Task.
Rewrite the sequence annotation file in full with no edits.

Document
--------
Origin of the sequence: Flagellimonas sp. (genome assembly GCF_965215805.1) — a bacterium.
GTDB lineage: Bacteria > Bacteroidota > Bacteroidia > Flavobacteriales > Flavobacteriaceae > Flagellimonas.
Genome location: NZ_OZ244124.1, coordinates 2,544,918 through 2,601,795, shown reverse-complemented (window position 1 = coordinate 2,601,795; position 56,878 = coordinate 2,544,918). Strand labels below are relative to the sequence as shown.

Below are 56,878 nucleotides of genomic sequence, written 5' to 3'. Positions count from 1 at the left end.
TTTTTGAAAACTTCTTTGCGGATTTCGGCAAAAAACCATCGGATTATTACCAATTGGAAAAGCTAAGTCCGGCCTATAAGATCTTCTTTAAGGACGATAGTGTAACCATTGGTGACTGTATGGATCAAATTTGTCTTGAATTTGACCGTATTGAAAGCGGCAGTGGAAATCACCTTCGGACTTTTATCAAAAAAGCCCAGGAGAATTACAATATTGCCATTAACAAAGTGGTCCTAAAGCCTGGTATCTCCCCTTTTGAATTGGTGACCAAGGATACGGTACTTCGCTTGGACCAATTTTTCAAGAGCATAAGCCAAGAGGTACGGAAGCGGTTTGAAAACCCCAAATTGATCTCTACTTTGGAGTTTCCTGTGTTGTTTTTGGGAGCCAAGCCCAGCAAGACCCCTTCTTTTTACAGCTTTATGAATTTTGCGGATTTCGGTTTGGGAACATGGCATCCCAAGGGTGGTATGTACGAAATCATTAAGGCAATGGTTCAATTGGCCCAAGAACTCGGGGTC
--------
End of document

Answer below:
Origin of the sequence: Flagellimonas sp. (genome assembly GCF_965215805.1) — a bacterium.
GTDB lineage: Bacteria > Bacteroidota > Bacteroidia > Flavobacteriales > Flavobacteriaceae > Flagellimonas.
Genome location: NZ_OZ244124.1, coordinates 2,544,918 through 2,601,795, shown reverse-complemented (window position 1 = coordinate 2,601,795; position 56,878 = coordinate 2,544,918). Strand labels below are relative to the sequence as shown.

Below are 56,878 nucleotides of genomic sequence, written 5' to 3'. Positions count from 1 at the left end.
TTTTTGAAAACTTCTTTGCGGATTTCGGCAAAAAACCATCGGATTATTACCAATTGGAAAAGCTAAGTCCGGCCTATAAGATCTTCTTTAAGGACGATAGTGTAACCATTGGTGACTGTATGGATCAAATTTGTCTTGAATTTGACCGTATTGAAAGCGGCAGTGGAAATCACCTTCGGACTTTTATCAAAAAAGCCCAGGAGAATTACAATATTGCCATTAACAAAGTGGTCCTAAAGCCTGGTATCTCCCCTTTTGAATTGGTGACCAAGGATACGGTACTTCGCTTGGACCAATTTTTCAAGAGCATAAGCCAAGAGGTACGGAAGCGGTTTGAAAACCCCAAATTGATCTCTACTTTGGAGTTTCCTGTGTTGTTTTTGGGAGCCAAGCCCAGCAAGACCCCTTCTTTTTACAGCTTTATGAATTTTGCGGATTTCGGTTTGGGAACATGGCATCCCAAGGGTGGTATGTACGAAATCATTAAGGCAATGGTTCAATTGGCCCAAGAACTCGGGGTC